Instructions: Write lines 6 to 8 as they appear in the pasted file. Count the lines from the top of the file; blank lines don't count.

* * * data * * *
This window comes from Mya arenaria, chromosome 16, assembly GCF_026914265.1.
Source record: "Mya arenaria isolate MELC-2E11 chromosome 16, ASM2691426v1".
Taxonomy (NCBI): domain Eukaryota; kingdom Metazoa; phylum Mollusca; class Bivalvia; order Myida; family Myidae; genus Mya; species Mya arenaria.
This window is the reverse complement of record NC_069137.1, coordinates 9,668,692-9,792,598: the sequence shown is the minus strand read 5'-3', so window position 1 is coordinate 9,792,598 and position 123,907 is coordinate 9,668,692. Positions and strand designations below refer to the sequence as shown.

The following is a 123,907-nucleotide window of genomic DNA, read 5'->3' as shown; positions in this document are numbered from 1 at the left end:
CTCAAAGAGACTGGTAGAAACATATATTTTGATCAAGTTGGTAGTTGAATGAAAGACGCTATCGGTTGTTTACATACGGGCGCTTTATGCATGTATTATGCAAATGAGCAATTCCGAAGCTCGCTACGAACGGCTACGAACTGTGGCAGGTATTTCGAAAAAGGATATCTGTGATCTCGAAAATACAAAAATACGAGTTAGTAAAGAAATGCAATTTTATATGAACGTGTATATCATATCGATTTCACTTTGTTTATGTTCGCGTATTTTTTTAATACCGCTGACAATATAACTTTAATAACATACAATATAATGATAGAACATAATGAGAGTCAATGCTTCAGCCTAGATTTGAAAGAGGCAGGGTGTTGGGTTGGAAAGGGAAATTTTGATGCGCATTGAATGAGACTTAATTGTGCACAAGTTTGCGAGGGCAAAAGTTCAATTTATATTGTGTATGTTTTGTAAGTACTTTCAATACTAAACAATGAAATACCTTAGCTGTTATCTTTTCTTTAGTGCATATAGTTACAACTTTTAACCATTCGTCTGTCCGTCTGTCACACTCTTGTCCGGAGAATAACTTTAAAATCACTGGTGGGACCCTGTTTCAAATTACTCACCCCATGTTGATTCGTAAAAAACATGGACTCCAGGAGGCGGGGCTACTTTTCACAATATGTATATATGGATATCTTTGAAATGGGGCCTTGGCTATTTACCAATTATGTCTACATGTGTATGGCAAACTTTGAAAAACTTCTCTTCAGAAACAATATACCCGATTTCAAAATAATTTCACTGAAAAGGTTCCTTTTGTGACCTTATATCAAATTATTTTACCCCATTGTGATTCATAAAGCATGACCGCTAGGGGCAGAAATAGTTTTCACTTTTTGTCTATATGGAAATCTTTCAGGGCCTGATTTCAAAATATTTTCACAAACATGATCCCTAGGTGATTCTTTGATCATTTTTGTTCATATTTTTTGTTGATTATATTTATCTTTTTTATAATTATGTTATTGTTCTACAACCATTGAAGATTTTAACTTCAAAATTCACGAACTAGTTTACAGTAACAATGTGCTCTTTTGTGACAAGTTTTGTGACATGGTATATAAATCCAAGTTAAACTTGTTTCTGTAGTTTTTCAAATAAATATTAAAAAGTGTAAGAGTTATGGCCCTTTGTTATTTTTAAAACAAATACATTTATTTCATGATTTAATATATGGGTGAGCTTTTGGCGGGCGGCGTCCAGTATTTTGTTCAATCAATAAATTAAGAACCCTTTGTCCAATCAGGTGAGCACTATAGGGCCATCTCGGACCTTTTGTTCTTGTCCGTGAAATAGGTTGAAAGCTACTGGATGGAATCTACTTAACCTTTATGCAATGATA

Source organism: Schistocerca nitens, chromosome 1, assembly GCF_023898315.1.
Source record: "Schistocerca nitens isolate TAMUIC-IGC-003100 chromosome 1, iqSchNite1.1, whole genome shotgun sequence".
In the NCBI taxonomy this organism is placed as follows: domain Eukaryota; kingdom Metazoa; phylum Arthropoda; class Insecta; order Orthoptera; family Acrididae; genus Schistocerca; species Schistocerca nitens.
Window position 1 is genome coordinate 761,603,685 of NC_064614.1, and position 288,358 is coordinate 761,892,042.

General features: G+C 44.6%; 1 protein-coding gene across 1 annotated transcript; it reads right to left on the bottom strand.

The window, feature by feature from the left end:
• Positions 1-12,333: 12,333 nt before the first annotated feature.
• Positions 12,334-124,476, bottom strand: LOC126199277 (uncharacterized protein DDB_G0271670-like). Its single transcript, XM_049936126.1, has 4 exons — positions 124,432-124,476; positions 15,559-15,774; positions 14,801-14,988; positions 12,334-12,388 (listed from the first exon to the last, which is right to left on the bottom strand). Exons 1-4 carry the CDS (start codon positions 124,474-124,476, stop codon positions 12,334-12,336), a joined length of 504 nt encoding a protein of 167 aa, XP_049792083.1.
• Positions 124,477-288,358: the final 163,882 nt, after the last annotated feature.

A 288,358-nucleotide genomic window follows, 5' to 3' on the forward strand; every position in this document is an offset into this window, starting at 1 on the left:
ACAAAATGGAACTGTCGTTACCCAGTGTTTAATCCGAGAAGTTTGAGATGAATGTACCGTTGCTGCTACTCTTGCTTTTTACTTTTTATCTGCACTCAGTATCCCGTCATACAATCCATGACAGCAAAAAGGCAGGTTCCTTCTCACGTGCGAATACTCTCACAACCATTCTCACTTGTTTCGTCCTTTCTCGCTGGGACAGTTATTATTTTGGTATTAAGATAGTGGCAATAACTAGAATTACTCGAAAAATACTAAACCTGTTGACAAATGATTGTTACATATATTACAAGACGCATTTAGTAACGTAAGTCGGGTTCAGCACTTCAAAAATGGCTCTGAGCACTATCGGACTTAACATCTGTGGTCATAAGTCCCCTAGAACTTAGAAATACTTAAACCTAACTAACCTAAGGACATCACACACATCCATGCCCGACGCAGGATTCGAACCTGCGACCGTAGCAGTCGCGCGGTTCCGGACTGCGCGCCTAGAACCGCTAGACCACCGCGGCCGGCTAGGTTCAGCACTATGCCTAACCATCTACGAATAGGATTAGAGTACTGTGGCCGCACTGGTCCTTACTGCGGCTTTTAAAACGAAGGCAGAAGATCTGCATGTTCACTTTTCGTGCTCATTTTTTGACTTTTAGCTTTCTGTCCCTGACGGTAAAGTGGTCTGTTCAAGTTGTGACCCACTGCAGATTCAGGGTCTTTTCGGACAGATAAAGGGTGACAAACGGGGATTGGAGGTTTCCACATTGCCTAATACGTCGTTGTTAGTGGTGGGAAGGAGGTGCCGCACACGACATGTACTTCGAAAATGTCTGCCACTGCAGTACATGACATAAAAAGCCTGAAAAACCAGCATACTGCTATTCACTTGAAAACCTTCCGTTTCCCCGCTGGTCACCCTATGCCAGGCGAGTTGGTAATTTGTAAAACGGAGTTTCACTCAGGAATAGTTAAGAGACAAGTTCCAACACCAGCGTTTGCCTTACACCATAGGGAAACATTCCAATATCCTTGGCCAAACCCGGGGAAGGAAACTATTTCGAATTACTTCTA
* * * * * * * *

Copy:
CTCAAAGAGACTGGTAGAAACATATATTTTGATCAAGTTGGTAGTTGAATGAAAGACGCTATCGGTTGTTTACATACGGGCGCTTTATGCATGTATTATGCAAATGAGCAATTCCGAAGCTCGCTACGAACGGCTACGAACTGTGGCAGGTATTTCGAAAAAGGATATCTGTGATCTCGAAAATACAAAAATACGAGTTAGTAAAGAAATGCAATTTTATATGAACGTGTATATCATATCGATTTCACTTTGTTTATGTTCGCGTATTTTTTTAATACCGCTGACAATATAACTTTAATAACATACAATATAATGATAGAACATAATGAGAGTCAATGCTTCAGCCTAGATTTGAAAGAGGCAGGGTGTTGGGTTGGAAAGGGAAATTTTGATGCGCATTGAATGAGACTTAATTGTGCACAAGTTTGCGAGGGCAAAAGTTCAATTTATATTGTGTATGTTTTGTAAGTACTTTCAATACTAAACAATGAAATACCTTAGCTGTTATCTTTTCTTTAGTGCATATAGTTACAACTTTTAACCATTCGTCTGTCCGTCTGTCACACTCTTGTCCGGAGAATAACTTTAAAATCACTGGTGGGACCCTGTTTCAAATTACTCACCCCATGTTGATTCGTAAAAAACATGGACTCCAGGAGGCGGGGCTACTTTTCACAATATGTATATATGGATATCTTTGAAATGGGGCCTTGGCTATTTACCAATTATGTCTACATGTGTATGGCAAACTTTGAAAAACTTCTCTTCAGAAACAATATACCCGATTTCAAAATAATTTCACTGAAAAGGTTCCTTTTGTGACCTTATATCAAATTATTTTACCCCATTGTGATTCATAAAGCATGACCGCTAGGGGCAGAAATAGTTTTCACTTTTTGTCTATATGGAAATCTTTCAGGGCCTGATTTCAAAATATTTTCACAAACATGATCCCTAGGTGATTCTTTGATCATTTTTGTTCATATTTTTTGTTGATTATATTTATCTTTTTTATAATTATGTTATTGTTCTACAACCATTGAAGATTTTAACTTCAAAATTCACGAACTAGTTTACAGTAACAATGTGCTCTTTTGTGACAAGTTTTGTGACATGGTATATAAATCCAAGTTAAACTTGTTTCTGTAGTTTTTCAAATAAATATTAAAAAGTGTAAGAGTTATGGCCCTTTGTTATTTTTAAAACAAATACATTTATTTCATGATTTAATATATGGGTGAGCTTTTGGCGGGCGGCGTCCAGTATTTTGTTCAATCAATAAATTAAGAACCCTTTGTCCAATCAGGTGAGCACTATAGGGCCATCTCGGACCTTTTGTTCTTGTCCGTGAAATAGGTTGAAAGCTACTGGATGGAATCTACTTAACCTTTATGCAATGATA

Source organism: Schistocerca nitens, chromosome 1, assembly GCF_023898315.1.
Source record: "Schistocerca nitens isolate TAMUIC-IGC-003100 chromosome 1, iqSchNite1.1, whole genome shotgun sequence".